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New Thai restaurant bringing the heat

New Thai restaurant bringing the heat

If you like what you eat at the Pho Queen, they’ll teach you how to cook it. The new Thai restaurant
New Thai restaurant bringing the heat
Naphalak 'Gaan' Fuino, owner of Pho Queen at 602 State St. in Schenectady holds a specialty dish called drunken noodles. A Vietnam native and a huge fan of noodles, Fuino plans to conduct cooking classes, starting April 10.
Photographer: Marc Schultz

If you like what you eat at the Pho Queen, they’ll teach you how to cook it.

The new Thai restaurant is planning to offer its first cooking class as it nears the anniversary of its first month in operation.

Owner Naphalak “Gaan” Fuino and chef Lom Xayvongsa are the entire staff of the restaurant at 602 State St. It takes its name from the Vietnamese word for “soup,” even though Fuino is Thai, Xayvongsa is Laotian, and the food they prepare is Thai with a Chinese influence.

“Pho” has better name recognition than “noodle soup,” Fuino laughs — “a lot of people know pho!”

She said it’s her favorite food. “I am a noodle person. I could eat noodles all the time. I had a dream to have noodle soup when I started,” she said, but when it came time to design a menu, she realized “we have to have other things, too.”

And so they do: a small but varied list of rice, meat and seafood dishes, with vegan and gluten-free options for those who desire them. There is no beer or wine, yet, but a license to serve has been requested.

Thai cuisine is known for spicy heat, and in fact Xayvongsa set a Gazette writer to coughing as he fried up a batch of drunken noodles Thursday. But Fuino said everything can be made mildly too, and she puts fiery condiments on the table for diners to boost the heat as they like.

Along with spice, Thai cuisine is noted for its depth and complexity — the curries alone come in a broad range of flavors, colors and ingredients, and they’re just the base for the rest of a dish. Fuino said even a roasted duck requires a bunch of ingredients. She hopes to demystify things a bit with her classes. “We are going to present Thai food,” she said, adding that she’d thought about doing classes in a school setting. “Now I don’t have to, I have my own kitchen.”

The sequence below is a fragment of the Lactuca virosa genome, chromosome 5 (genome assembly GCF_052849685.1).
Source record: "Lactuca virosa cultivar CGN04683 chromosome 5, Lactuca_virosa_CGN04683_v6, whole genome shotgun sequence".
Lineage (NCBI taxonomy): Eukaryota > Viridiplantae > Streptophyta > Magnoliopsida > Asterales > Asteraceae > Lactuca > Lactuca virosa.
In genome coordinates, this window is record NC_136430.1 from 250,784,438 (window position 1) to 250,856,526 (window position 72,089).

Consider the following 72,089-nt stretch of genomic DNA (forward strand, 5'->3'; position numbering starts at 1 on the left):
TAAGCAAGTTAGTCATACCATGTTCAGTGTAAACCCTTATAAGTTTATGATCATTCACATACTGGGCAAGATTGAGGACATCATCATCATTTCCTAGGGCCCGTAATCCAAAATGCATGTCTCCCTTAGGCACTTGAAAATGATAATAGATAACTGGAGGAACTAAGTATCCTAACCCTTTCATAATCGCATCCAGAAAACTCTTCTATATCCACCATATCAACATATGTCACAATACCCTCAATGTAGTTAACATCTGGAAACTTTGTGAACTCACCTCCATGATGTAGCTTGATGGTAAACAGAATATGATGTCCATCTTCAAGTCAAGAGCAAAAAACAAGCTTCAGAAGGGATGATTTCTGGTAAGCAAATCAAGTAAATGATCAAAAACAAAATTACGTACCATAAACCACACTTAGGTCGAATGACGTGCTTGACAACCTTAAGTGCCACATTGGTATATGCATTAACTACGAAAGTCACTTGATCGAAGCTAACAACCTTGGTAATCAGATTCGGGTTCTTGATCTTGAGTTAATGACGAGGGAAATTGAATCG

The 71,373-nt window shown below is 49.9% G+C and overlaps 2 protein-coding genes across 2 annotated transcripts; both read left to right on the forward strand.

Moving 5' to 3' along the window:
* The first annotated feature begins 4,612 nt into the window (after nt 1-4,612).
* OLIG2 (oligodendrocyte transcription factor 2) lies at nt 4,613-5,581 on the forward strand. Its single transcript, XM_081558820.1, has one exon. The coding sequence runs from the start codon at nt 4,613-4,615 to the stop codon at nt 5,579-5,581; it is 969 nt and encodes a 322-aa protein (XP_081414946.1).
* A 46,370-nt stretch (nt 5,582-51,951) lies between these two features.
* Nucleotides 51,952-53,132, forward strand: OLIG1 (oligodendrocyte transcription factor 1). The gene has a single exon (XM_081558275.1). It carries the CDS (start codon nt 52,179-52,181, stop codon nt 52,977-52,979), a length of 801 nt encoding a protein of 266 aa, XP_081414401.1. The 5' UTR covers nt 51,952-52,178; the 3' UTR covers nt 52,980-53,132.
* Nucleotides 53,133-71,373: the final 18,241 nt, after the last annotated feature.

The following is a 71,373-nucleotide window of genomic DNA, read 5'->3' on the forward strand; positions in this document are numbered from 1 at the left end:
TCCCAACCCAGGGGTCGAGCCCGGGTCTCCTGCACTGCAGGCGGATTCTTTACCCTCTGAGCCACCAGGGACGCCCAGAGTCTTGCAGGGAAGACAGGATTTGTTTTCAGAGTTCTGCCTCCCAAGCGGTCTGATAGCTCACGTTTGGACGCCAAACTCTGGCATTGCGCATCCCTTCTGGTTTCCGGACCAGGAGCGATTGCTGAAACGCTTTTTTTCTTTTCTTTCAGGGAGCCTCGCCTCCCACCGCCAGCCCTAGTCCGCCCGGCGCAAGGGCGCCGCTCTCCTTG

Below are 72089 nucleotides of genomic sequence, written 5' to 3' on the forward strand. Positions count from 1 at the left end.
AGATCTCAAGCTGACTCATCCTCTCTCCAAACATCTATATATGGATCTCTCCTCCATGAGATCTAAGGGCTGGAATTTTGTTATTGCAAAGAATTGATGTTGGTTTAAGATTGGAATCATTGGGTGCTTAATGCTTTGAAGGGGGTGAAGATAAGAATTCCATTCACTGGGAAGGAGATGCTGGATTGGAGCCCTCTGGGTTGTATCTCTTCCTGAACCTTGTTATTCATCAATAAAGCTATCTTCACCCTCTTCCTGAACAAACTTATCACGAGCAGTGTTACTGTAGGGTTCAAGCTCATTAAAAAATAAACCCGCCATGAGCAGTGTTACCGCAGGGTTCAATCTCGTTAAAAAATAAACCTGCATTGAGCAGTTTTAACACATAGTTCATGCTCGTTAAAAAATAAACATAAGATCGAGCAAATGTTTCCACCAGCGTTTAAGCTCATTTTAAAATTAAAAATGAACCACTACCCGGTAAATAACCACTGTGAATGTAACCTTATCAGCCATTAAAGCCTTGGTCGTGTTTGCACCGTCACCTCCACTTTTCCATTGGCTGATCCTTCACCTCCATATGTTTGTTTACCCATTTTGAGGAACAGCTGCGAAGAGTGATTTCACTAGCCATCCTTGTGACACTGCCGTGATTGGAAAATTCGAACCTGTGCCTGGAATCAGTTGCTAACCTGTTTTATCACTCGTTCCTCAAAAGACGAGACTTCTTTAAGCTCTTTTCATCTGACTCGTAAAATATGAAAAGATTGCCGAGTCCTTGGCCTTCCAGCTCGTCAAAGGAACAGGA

The first class will be Sunday, April 10. It is $45 per person and will last about 21⁄2 hours. To keep the class from getting too complex the first time out, the curriculum will be relatively simple: shrimp.

“We want them to learn the process of cooking,” Fuino said. “After that, we can eat.”

Fuino worked in the tourism industry in Thailand’s Hua Hin district before she immigrated to the United States 10 years ago with her husband, Daniel, a Slingerlands native. They settled here, and Fuino began taking college courses and working. Her last job for someone else was at Jasmine Thai, a restaurant on Broadway in Rotterdam.

Xayvongsa took a much longer route to Schenectady. He fled the Communist takeover in Laos, spent time in a Thai refugee camp, then made his way to France, the former colonial ruler of Laos. (He had studied French in college and had friends in France.) After five years, he immigrated to the United States to be closer to family members here. He was cooking in a Salt Lake City restaurant when a mutual friend introduced him to Fuino as she was laying the groundwork for Pho Queen.

The menu is a collaborative effort between the two.

“I came up with an idea with what I want,” Fuino said, “he’s the one that had to come up with the sauce.”

Fuino said she is off to a good start in her first month. She’s getting steady lunchtime traffic and trying to build the dinnertime traffic. She hopes to get on the radar of people coming downtown in the evening for entertainment.

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